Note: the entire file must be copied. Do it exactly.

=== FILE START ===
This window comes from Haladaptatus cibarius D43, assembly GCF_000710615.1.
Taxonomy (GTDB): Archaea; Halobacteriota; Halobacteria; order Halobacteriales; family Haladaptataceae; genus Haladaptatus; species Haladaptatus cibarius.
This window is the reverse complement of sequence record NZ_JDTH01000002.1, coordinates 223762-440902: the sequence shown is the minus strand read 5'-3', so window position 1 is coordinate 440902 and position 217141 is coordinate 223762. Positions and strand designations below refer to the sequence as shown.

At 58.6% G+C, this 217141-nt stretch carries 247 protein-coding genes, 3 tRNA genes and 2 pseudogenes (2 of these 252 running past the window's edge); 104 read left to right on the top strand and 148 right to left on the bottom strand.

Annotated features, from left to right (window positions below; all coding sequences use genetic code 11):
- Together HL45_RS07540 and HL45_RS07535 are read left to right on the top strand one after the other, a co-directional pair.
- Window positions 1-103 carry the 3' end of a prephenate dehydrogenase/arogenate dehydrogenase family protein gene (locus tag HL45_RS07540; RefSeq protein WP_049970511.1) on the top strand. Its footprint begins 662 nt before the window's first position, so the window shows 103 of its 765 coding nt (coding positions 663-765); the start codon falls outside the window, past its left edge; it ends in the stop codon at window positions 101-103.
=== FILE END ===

This window comes from Haladaptatus cibarius D43, assembly GCF_000710615.1.
Taxonomy (GTDB): Archaea; Halobacteriota; Halobacteria; order Halobacteriales; family Haladaptataceae; genus Haladaptatus; species Haladaptatus cibarius.
This window is the reverse complement of sequence record NZ_JDTH01000002.1, coordinates 223762-440902: the sequence shown is the minus strand read 5'-3', so window position 1 is coordinate 440902 and position 217141 is coordinate 223762. Positions and strand designations below refer to the sequence as shown.

At 58.6% G+C, this 217141-nt stretch carries 247 protein-coding genes, 3 tRNA genes and 2 pseudogenes (2 of these 252 running past the window's edge); 104 read left to right on the top strand and 148 right to left on the bottom strand.

Annotated features, from left to right (window positions below; all coding sequences use genetic code 11):
- Together HL45_RS07540 and HL45_RS07535 are read left to right on the top strand one after the other, a co-directional pair.
- Window positions 1-103 carry the 3' end of a prephenate dehydrogenase/arogenate dehydrogenase family protein gene (locus tag HL45_RS07540; RefSeq protein WP_049970511.1) on the top strand. Its footprint begins 662 nt before the window's first position, so the window shows 103 of its 765 coding nt (coding positions 663-765); the start codon falls outside the window, past its left edge; it ends in the stop codon at window positions 101-103.